Abbreviations

APC: 

Activated protein C

HPRT: 

Hypoxanthine-guanine phosphoribosyltransferase

MTHFR: 

Methylene tetrahydrofolate reductase

PCNL: 

Percutaneous nephrolithotomy

Declarations

Acknowledgments

We acknowledge Norton Healthcare for their continued support.

Availability of data and materials

All data generated or analyzed during this study are included in this published article.

Authors’ contributions

LS made substantial contributions to the conception and design, analyzed and interpreted the data, performed the literature search, and was the major contributor in the writing of the manuscript. DP made substantial contributions to the conception and design and revised the draft critically for important intellectual content. ER made substantial contributions to the conception and design, analyzed and interpreted the data, and revised the draft critically for important intellectual content. All authors read and approved the final manuscript and have agreed to be accountable for all aspects of the work in ensuring that questions related to the accuracy or integrity of any part of the work are appropriately investigated and resolved.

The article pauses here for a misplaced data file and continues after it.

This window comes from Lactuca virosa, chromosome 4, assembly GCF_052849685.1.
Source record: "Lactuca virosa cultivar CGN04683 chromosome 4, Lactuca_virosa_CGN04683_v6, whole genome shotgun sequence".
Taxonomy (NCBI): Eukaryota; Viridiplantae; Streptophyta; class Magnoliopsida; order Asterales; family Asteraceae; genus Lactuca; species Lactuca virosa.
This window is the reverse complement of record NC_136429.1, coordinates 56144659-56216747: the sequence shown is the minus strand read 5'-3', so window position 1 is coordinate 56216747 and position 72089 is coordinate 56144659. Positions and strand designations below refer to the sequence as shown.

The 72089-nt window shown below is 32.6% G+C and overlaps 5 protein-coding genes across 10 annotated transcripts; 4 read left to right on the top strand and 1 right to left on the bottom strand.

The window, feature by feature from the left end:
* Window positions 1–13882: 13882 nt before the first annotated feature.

Ethics approval and consent to participate

The University of Louisville Institutional Review Board stated that our project did not meet the “Common Rule” definition of human subjects’ research. Therefore, this project did not require IRB review. The IRB number was 17.0539.

Consent for publication

The parent of the child presented in our case report has given written consent to publish our work.

Competing interests

The authors declare that they have no competing interests.

Publisher’s Note

Springer Nature remains neutral with regard to jurisdictional claims in published maps and institutional affiliations.

Open AccessThis article is distributed under the terms of the Creative Commons Attribution 4.0 International License (http://creativecommons.org/licenses/by/4.0/), which permits unrestricted use, distribution, and reproduction in any medium, provided you give appropriate credit to the original author(s) and the source, provide a link to the Creative Commons license, and indicate if changes were made. The Creative Commons Public Domain Dedication waiver (http://creativecommons.org/publicdomain/zero/1.0/) applies to the data made available in this article, unless otherwise stated.